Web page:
My Book Has Published! The Gilded Crown, Book 1 of the Raven's Trade Series

    The Gilded Crown, HarperVoyager       My debut novel, The Gilded Crown , is now published! Having a book finished and out there is something of a dream come true, and it's a real honour to be publishing with HarperVoyager.    I've been writing since I was a child and I've always known it was what I wanted to do. I think it emerged from a complete paralysis about what I should morph my life into; pirate, firefighter, astronaut, soldier, I was spoiled for choice at a young age and very privileged to be in a position to become whatever I wanted to be (well, except perhaps pirate, but there's still time). As a writer, you can be anything and everything, you can study a thousand different areas of research (for the GC I read up on medieval medicine, herbology, and raven care, just to name a few), and become a thousand people. It is freedom, pure and simple, to cloak yourself in the fur of whatever beast you'd like to become. I have soared and galloped and now I'm

Six Sapphic Books

The Locked Library recently shared a post where I give my top six Sapphic books, so I thought I'd post them here as well! Each of these has a special place in my heart (or, in the case of 'The Girls', a rent-free attic space in my brain, where it has claimed squatter's rights and will not be budged no matter the cartoons and plushies thrown at it). Fried Green Tomatoes at the Whistlestop Cafe Fannie Flagg   A novel from 1987 about an old woman recounting the stories of her youth in Whistle Stop, Alabama, and the cafe run by her sister-in-law, Idgie, and her friend, Ruth. A main plot arc follows Idgie and Ruth as they grow up, bonded by a tragedy. You can hear the Alabama drawl in the tone throughout the book, it's just lovely. I'm a sucker for the Alabama accent.  One of the most heartwarming books I've ever read. It explores themes of racism and bigotry as well as the struggles of growing older.  The film they made is gorgeous, I'd watch Kathy Bates in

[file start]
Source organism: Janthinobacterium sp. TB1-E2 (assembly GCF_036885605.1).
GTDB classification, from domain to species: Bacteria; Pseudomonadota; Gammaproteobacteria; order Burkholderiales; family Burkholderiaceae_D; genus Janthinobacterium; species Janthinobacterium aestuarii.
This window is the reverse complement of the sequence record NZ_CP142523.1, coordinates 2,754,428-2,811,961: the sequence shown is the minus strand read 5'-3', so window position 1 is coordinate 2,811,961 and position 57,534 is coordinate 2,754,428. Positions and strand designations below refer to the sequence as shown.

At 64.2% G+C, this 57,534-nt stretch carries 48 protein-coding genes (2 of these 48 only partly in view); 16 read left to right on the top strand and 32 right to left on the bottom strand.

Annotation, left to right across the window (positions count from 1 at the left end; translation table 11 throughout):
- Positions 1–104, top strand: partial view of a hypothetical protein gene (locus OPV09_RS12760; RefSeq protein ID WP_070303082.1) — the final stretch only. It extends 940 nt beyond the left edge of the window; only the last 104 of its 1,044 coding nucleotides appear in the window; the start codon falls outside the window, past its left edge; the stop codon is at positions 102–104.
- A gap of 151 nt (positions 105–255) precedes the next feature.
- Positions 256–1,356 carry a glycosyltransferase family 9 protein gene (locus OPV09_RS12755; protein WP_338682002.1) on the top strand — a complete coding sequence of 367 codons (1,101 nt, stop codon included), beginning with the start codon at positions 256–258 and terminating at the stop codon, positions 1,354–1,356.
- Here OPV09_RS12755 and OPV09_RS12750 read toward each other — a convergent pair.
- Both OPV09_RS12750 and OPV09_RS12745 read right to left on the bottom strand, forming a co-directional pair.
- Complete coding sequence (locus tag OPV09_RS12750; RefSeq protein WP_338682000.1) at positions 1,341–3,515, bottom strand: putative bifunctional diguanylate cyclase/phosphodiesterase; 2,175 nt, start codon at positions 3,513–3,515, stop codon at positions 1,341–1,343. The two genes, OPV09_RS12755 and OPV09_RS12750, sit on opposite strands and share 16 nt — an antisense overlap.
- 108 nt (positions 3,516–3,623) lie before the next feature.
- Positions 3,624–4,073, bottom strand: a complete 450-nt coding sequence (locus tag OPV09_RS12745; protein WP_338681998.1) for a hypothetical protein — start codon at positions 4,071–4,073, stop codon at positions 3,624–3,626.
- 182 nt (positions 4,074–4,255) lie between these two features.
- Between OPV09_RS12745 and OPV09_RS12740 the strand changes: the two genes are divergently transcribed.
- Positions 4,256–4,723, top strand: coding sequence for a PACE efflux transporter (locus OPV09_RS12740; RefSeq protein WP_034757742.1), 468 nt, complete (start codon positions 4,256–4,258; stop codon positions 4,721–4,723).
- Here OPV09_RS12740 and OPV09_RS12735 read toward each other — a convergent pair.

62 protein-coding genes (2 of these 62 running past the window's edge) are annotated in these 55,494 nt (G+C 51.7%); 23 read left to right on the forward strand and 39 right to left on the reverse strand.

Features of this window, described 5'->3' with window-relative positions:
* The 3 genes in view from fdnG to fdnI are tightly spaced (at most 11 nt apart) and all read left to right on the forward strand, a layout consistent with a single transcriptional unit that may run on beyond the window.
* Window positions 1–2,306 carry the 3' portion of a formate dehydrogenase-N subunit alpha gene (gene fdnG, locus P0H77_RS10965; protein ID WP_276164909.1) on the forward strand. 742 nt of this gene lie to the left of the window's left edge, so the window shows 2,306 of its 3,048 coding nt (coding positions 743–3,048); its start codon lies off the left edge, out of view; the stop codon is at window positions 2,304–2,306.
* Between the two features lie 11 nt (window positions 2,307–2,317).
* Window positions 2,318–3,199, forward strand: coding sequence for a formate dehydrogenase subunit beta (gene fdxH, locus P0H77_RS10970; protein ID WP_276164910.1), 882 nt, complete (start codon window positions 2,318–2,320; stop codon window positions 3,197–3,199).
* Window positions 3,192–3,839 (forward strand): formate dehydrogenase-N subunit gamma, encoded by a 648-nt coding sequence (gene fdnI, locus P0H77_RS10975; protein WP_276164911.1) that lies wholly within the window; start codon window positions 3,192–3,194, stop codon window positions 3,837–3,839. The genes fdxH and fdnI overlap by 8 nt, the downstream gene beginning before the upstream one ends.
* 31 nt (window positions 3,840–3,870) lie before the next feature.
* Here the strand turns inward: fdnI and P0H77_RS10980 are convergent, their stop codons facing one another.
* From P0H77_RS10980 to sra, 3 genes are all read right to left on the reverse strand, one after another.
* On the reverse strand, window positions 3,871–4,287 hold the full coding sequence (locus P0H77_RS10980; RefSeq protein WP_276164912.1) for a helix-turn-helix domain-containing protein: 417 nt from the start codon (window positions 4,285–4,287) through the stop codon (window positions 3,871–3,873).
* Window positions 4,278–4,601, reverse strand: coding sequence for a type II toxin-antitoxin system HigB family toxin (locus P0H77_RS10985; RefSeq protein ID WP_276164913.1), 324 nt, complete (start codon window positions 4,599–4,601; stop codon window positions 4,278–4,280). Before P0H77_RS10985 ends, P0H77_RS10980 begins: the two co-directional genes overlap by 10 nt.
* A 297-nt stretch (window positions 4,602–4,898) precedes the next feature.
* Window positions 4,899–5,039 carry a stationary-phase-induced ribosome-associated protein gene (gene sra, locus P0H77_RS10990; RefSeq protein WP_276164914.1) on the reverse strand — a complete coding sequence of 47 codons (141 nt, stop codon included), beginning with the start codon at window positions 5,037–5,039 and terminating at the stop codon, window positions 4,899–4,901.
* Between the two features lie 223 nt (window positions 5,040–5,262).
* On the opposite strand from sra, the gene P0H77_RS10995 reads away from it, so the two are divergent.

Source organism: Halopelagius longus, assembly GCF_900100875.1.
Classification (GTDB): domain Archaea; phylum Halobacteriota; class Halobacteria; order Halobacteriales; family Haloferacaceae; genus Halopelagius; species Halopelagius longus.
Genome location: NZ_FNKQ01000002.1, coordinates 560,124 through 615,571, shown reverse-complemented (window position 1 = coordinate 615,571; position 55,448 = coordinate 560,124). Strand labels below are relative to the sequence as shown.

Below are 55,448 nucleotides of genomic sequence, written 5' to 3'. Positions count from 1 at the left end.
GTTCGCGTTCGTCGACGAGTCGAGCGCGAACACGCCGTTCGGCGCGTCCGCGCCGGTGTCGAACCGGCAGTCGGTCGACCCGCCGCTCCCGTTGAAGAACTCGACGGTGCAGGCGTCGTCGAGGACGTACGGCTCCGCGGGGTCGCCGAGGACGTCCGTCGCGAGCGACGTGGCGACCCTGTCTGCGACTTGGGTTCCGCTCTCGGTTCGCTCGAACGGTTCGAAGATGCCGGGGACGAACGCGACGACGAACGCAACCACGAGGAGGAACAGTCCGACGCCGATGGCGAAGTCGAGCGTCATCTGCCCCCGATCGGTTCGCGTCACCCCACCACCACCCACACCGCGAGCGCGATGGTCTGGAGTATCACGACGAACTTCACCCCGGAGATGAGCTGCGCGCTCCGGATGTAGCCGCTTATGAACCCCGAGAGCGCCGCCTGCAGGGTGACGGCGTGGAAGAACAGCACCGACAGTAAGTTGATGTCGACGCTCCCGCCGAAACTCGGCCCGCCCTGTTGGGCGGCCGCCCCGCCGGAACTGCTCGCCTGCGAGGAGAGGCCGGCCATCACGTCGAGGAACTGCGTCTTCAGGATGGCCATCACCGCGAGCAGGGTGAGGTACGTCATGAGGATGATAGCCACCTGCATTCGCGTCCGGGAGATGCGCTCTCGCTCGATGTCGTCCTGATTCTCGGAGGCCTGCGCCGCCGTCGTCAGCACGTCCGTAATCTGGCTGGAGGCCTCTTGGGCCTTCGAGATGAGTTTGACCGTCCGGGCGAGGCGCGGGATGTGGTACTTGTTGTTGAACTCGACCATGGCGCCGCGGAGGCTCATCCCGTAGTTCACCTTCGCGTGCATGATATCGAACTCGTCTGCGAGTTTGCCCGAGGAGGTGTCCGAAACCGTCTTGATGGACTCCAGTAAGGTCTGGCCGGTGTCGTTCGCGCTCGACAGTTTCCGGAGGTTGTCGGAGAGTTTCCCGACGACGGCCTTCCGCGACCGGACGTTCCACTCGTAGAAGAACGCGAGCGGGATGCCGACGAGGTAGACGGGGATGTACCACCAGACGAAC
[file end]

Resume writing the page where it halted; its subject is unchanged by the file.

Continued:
May 2023 book review

  Silver Nitrate, by Silvia Moreno-Garcia Warning, spoilers! I really found a gem in this book. Silver Nitrate is a clever, slow-burning horror, which combines old-school cinematography with Nazi occultism in such an effortless match that I’m surprised I haven’t seen it before. You can feel the love of old feature films and ‘90s era technology bleeding from the page, twisted through with hauntings and failed rituals to create a really unique read. The pace was much slower than I was expecting; there’s a steady and considered build-up with nothing particularly supernatural happening until well into the second half. The first part is foundation-laying, and while it could have run the risk of being boring, it kept the balance perfectly between information-gathering, character building and plot momentum. The background film theory, the lore, the film technology of the ‘90s, could have felt like too much exposition, but on the contrary it was one of the highlights of the book for me,